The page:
reference values. This doesn't seem to capture cultural evolution.
Same with the reorg model that update only the greeter (G reorg). This
model (when given enough iterations) seem to converge on intermediate
reference values.

When the references of both greeter and responder are updated, none of
the models seem to give a good representation of cultural evolution.
The pure control model (G-R pure control) doesn't converge; the Final
distribution of references in the population is as flat as the Initial
one. The leaky control model (G-R leaky control) still converges always
to a low reference value and the reorg model (G-R reorg) still
converges to intermediate values.

This, of course, is all very preliminary. I built this model only to
demonstrate an approach to looking at how models of interacting
individuals can be used as the basis of modeling social processes. In
this case, individuals are modeled as control systems that want to
speak (have references for speech perceptions) like others. In one
case, only the greeters change what they want to hear themselves say
(change their reference for "Hi" ) based on how others respond to their
greeting. In the other case, both greeters and responders change what
they want to hear themselves say based on what each member of the dyad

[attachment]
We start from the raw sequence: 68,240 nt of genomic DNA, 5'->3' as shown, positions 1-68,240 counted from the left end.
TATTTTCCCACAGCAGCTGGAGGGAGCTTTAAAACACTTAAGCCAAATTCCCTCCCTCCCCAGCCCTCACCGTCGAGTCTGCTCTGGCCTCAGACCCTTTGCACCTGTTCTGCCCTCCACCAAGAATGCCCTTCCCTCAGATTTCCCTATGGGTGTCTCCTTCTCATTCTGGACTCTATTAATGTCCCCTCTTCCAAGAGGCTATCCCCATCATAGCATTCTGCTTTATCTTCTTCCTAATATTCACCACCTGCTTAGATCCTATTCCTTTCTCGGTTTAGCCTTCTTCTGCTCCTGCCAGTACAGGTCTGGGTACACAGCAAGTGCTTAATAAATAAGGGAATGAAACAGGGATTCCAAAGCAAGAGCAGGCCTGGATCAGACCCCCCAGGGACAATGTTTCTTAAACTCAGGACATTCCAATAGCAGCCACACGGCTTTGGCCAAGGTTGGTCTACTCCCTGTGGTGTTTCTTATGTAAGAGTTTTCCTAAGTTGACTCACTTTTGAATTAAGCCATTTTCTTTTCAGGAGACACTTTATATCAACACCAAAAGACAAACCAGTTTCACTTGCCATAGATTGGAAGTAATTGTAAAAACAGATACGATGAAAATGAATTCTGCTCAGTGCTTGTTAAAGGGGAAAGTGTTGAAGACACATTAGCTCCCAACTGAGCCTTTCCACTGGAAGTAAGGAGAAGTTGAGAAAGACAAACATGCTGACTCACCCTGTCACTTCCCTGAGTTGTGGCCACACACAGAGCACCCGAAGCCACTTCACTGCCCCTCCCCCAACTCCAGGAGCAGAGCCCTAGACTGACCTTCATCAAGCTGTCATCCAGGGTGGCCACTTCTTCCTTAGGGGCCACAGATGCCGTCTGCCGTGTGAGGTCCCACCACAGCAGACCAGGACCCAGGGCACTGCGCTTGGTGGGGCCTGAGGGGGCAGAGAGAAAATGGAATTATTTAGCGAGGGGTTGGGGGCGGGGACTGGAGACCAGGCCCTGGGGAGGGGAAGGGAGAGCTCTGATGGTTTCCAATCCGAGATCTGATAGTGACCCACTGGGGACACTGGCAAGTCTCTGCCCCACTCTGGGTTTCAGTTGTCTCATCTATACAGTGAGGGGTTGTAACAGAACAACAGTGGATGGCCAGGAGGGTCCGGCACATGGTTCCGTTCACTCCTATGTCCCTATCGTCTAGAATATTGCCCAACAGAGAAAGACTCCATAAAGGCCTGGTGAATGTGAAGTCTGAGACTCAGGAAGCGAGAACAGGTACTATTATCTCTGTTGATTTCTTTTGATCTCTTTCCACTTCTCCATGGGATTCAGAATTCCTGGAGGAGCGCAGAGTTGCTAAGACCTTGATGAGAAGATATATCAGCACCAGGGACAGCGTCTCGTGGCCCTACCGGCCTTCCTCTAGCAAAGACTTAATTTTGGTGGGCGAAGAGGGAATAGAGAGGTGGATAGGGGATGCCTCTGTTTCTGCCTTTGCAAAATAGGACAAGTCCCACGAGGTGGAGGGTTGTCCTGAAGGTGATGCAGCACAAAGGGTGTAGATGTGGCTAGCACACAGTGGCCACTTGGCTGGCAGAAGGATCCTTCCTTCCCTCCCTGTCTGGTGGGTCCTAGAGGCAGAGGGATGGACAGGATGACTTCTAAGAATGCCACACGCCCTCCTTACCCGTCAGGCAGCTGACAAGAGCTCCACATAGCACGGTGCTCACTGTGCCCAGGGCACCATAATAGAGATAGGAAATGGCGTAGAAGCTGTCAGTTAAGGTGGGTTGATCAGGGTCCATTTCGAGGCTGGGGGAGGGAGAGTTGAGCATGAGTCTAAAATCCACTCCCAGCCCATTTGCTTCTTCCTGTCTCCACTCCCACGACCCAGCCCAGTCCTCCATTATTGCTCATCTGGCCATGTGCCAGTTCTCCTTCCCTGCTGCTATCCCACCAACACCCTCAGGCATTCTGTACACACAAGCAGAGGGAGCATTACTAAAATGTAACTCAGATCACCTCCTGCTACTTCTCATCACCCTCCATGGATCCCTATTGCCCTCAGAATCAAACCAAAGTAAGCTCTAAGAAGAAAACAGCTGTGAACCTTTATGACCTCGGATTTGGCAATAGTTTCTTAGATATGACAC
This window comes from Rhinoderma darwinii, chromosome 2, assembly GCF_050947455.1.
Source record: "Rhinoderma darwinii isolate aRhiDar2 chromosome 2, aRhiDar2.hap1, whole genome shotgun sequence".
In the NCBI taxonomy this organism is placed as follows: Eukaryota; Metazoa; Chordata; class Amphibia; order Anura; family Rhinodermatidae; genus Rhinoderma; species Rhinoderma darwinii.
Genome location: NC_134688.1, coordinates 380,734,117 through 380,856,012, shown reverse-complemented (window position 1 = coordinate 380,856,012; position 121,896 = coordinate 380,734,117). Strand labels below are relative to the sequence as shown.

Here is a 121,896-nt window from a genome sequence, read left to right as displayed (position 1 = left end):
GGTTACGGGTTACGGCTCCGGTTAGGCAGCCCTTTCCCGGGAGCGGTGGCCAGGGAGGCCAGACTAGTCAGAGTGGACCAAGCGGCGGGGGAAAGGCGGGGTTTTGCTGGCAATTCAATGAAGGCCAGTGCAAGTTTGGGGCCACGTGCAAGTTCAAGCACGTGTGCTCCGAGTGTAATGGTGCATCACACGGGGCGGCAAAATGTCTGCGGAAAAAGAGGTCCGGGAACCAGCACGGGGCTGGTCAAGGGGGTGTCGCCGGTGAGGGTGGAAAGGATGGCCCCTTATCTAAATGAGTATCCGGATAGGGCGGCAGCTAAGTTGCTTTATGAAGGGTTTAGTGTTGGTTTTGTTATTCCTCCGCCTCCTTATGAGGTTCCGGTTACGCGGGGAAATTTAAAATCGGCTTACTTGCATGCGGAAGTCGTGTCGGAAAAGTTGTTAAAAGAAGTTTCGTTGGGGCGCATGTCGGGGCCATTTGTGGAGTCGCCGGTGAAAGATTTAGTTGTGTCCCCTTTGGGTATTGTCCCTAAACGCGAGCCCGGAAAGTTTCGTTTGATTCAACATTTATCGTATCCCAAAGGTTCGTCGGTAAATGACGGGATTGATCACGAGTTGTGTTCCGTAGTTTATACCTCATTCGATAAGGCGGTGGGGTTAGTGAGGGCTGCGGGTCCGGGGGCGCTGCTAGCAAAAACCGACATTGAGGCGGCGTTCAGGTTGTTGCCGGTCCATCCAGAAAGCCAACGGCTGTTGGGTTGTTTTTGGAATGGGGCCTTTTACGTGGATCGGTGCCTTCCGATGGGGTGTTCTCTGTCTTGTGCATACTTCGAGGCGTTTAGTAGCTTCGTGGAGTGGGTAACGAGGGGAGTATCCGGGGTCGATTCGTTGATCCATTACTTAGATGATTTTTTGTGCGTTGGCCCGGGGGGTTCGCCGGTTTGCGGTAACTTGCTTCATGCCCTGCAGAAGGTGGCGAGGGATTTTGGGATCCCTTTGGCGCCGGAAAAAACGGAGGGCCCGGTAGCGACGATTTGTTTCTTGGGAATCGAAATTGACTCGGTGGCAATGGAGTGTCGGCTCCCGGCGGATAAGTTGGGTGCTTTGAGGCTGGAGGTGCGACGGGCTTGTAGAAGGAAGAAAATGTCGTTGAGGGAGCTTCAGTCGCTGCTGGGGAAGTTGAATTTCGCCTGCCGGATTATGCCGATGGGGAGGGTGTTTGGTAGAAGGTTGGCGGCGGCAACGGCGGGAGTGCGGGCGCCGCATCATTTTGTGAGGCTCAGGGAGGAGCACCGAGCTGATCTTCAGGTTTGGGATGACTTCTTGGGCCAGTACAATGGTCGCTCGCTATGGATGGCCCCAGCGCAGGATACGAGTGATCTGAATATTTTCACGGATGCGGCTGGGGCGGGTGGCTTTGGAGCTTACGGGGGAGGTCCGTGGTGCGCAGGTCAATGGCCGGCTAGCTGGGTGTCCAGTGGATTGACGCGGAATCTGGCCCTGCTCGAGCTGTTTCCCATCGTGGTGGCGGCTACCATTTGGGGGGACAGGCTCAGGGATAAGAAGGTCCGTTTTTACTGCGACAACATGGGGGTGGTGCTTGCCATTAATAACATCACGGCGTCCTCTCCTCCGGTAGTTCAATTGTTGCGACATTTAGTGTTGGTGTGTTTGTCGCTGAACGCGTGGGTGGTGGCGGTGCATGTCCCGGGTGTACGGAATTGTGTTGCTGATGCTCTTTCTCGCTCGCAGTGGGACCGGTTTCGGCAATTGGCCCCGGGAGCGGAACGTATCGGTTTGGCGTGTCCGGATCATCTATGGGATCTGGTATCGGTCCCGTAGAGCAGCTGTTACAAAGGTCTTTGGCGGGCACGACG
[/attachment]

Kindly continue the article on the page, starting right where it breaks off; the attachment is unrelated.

says.

The Visual Basic program that runs the model can be seen by going to
the Visual Basic tool in Excel. But I'm posting it below just in case
people have trouble finding it. It's not pretty; I can already see
ways to tidy it up. But I did this in some haste and I don't have time
to clean it up right now.

I'd like to see what people think of the approach before continuing on
with it. I look forward to hearing constructive suggestions regarding
ways to improve the model.

Best regards

Rick

SocialReorg2.xls (60 KB)

···

---
Sub RunSheet()

Randomize Timer

Dim iref(100), eref(100), f1(20), f2(20)
Application.ScreenUpdating = False

' Initialize References

For i = 1 To 100
Cells(i + 1, 1) = Rnd(3) * 100
iref(i) = Cells(i + 1, 1)
Cells(i + 1, 2) = iref(i)
eref(i) = iref(i)
Next

Rem Calculate Initial Frequency Distribution

For i = 1 To 100
m = Int(iref(i) / 5) + 1
f1(m) = f1(m) + 1
Next i

For i = 1 To 20
Cells(i + 1, 10) = f1(i) / 100
Next i

' Main loop

' Get model type

model = Cells(1, 8)

'Get number of iterations, ni, and disturbance amplitude, amp

ni = Cells(1, 4)
amp = Cells(1, 6)

For i = 1 To ni

For j = 1 To 100

greet = Int(Rnd(3) * 100) + 1
sample:
respond = Int(Rnd(3) * 100) + 1
If greet = respond Then GoTo sample

'Adapt routine 1: greet changes toward respond
' pure integration